E.g.,A positioner working on a 4-20mA signal range receives a 12mA means the valve has to be positioned at 50% open. Without a positioner, the valve might not be positioned at 50% due to several factors such as fluid forces, friction, etc. The positioner sends pressure to the actuator in order to position the valve at 50%. The positioner is also physically connected with the valve stem, so it recieves feedback about the current position of the valve. Based on the feedback, the positioner adjusts the output to the actuator if required. In short, the ultimate function of the positioner is to ensure that the Desired opening of the valve is achieved in response to the control signal received from the host system.

Advanced positioners which are often referred to as SMART positioners have several other useful features that improve the performance. They have the abiliity to transmit diagnostic data about the valve back to the host system.

Positioners also have tuning features that allow users to set gain values based on the required performance criteria like stroking time, over-shoot, etc.

Positioners used in special applications like Compressor anti-surge control , Emergency shut-down valves, etc. have added features which are essential to meet the performance specifications in those applications.

I hope this helps. If you would have any specific questions regarding a control valve Positioner, please contact me.

Ronald Deepak
jronalddeepak [at]

Is it a proportional controller or a PI controller. Somewhere I read that it is a P only controller. This would mean that there will be an offset associated with it like every other P only controller. So how the Offset is being removed.

Another question:

For spring diaphragm actuators: whether the positioner output is proportional to 0.2 to 1 kg signal when the spring range is different for example 1-4 kg output. For example 0.2 signal corresponds to 1 and 1 kg signal corresponds to 4 kg output.

By George Buckbee on 26 October, 2009 - 9:37 am

Most positioners are P-only controllers, usually with a fairly large gain. This provides enough kick to the actuator to overcome valve restriction.

Keep in mind that the positioner is effectively the inner/slave loop in a cascade control scheme. The integral action comes from the outer control loop, which will keep adjusting the desired valve position to overcome any offset with the process variable (i.e. temperature).

For good control with a cascade system, you must ensure that the inner and outer (slave and master) control loops have different response times. This has 2 major implications:

1. Do not apply positioners on very fast control loops (i.e. most flow loops).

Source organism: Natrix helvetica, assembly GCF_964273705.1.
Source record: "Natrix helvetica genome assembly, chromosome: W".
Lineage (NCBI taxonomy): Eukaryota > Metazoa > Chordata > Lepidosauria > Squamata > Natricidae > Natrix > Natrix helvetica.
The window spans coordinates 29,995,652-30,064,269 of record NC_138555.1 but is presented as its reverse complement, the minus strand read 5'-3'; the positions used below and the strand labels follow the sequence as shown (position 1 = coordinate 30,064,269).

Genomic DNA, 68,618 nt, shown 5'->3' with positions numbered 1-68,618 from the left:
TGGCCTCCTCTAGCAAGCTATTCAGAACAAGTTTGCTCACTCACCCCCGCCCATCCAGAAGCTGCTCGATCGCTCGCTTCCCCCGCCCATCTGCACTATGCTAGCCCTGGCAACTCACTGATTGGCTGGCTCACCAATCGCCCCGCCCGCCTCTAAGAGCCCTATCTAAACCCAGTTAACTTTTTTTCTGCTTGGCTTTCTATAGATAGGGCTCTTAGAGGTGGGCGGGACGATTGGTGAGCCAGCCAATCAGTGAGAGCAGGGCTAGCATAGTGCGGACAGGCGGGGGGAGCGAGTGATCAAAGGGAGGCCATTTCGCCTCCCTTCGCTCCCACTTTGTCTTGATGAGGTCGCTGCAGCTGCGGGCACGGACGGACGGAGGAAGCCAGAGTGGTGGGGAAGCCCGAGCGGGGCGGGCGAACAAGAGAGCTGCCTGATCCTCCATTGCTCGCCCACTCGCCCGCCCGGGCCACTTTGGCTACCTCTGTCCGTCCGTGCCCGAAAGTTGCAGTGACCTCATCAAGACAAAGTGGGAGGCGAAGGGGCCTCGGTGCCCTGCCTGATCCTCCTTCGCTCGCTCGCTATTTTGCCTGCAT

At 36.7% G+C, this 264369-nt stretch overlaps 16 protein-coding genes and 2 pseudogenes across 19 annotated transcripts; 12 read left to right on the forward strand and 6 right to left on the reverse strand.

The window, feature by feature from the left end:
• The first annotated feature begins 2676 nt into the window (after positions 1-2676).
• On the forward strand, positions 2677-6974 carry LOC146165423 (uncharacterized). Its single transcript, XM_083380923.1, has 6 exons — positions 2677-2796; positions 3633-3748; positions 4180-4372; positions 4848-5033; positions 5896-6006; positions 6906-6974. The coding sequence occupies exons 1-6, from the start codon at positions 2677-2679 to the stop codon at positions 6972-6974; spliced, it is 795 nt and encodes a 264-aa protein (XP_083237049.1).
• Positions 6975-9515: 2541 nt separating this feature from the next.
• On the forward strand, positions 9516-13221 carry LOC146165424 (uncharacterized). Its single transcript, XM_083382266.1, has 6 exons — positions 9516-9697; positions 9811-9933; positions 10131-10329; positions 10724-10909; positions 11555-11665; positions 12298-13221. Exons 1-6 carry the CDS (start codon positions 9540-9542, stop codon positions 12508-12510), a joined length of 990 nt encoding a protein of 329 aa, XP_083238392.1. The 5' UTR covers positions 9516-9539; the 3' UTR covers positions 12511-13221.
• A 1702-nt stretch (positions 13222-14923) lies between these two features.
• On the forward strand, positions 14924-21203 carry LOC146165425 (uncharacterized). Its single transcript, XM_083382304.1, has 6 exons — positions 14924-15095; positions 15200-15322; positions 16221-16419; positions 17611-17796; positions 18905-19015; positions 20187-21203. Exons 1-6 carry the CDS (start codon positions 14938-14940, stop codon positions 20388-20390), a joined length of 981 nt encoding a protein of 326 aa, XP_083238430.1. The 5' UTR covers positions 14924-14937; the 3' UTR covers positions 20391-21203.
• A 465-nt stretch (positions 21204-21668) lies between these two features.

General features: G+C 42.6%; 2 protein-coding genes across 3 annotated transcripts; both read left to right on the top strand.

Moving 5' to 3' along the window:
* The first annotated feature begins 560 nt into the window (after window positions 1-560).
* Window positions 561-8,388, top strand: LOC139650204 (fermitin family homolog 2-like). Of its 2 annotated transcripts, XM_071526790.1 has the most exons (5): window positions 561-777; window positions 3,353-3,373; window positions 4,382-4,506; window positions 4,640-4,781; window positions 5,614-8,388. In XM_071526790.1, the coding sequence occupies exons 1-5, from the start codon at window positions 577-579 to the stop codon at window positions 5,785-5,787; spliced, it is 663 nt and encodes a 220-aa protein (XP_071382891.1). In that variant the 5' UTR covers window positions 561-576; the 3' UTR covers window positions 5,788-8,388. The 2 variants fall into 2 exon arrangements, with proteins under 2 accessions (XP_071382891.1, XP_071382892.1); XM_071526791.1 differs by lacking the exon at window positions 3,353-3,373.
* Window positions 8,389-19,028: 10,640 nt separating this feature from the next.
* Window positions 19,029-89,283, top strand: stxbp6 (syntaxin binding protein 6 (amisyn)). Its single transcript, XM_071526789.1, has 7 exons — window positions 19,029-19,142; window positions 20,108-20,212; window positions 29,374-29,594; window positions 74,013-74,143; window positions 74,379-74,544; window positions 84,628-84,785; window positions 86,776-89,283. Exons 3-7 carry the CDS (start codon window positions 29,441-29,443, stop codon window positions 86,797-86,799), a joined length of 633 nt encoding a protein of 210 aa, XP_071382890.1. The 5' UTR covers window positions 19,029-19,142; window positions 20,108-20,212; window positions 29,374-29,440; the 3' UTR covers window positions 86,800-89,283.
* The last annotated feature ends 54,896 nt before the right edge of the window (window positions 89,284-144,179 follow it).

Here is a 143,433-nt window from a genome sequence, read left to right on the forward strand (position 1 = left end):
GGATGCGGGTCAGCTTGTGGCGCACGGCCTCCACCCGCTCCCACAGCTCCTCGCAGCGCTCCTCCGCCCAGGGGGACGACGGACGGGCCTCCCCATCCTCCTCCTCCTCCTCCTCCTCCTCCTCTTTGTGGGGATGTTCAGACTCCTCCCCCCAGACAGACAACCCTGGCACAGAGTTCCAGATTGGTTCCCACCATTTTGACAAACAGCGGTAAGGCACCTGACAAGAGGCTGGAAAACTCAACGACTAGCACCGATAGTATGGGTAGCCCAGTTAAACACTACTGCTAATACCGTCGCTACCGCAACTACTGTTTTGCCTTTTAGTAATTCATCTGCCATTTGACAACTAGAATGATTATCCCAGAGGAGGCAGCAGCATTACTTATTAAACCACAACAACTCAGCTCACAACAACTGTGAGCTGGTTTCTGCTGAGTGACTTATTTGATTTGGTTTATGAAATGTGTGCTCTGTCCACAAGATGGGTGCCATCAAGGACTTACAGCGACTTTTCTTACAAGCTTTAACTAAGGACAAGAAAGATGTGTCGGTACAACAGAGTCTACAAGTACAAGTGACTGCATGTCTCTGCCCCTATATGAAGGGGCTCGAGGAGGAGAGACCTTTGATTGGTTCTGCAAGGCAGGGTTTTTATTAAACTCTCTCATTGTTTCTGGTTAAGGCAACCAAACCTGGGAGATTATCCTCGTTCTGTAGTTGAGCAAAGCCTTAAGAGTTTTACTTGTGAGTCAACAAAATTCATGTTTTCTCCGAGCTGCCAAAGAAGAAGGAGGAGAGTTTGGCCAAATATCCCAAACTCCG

2. Ensure that the outer loop tuning is not overly aggressive, as this could result in interaction (cycling) of the controls.

I will be hosting two webinars on Cascade control tomorrow, Oct. 27. These are free 60-minute webinars, and all are welcome to register at:


1 out of 1 members thought this post was helpful...

Yes, you are right. The positioner in fact has an integral gain component. However, there is an dead zone within which the valve travel is allowed to vary. The dead zone can typically be 1%. Only if the travel varies outside of this zone, the error is integrated. This is done in order to avoid travel oscillation.

To answer your second question, the span of air pressure for which the valve moves from 0% to 100% open is referred to as "BENCHSET". The benchset defines the range of pressure to move the actuator spring between 0 and 100% valve travel (without considering valve forces). The benchset is arrived at, when actuator sizing is performed. When the positioner is mounted on to the valve/actuator assembly and calibrated, the positioner understands the end-points of valve travel by moving the valve from 0 to 100% and measuring the pressures sent to the actuator corresponding to the end points (0 & 100).

In short, the pressure output from the positioner to a Spring & Diaphragm actuator is not fixed, but rather depends on the spring being used.

A simple equation relating the pressure span and spring rate is as follows :

(Pu - Pl)*A = K*T

where (Pu-Pl) - pressure span (psig)
Pu - Upper benchset pressure (psig)
Pl - Lower benchset pressure (psig)
A - Actuator diaphragm area (in2)
K - Actuator spring rate (lb/in)
T - Travel (in)

Hope this helps.

Please let me know if you have questions.

Ronald Deepak
jronalddeepak [at]

now, I am confused. One reply stated that positioner is a P-controller only, while other reply stated that it has only integral gain.
Which one is true?

I think that it must have an integral component to ensure that set point from outer loop is achieved.


since you are from the CV industry some more questions for U.

What is the effect of DP across the valve on CV/ Actuator sizing.
Whether DP and DP-shut off of the valve are different. In my opinion DP across the valve is at the normal flow and DP -shut off obviously at valve fully closed position. But why then these 02 things are normally included in CV data sheets. I also hope that these 2 values are used only for actuator sizing and not the valve part.


1 out of 1 members thought this post was helpful...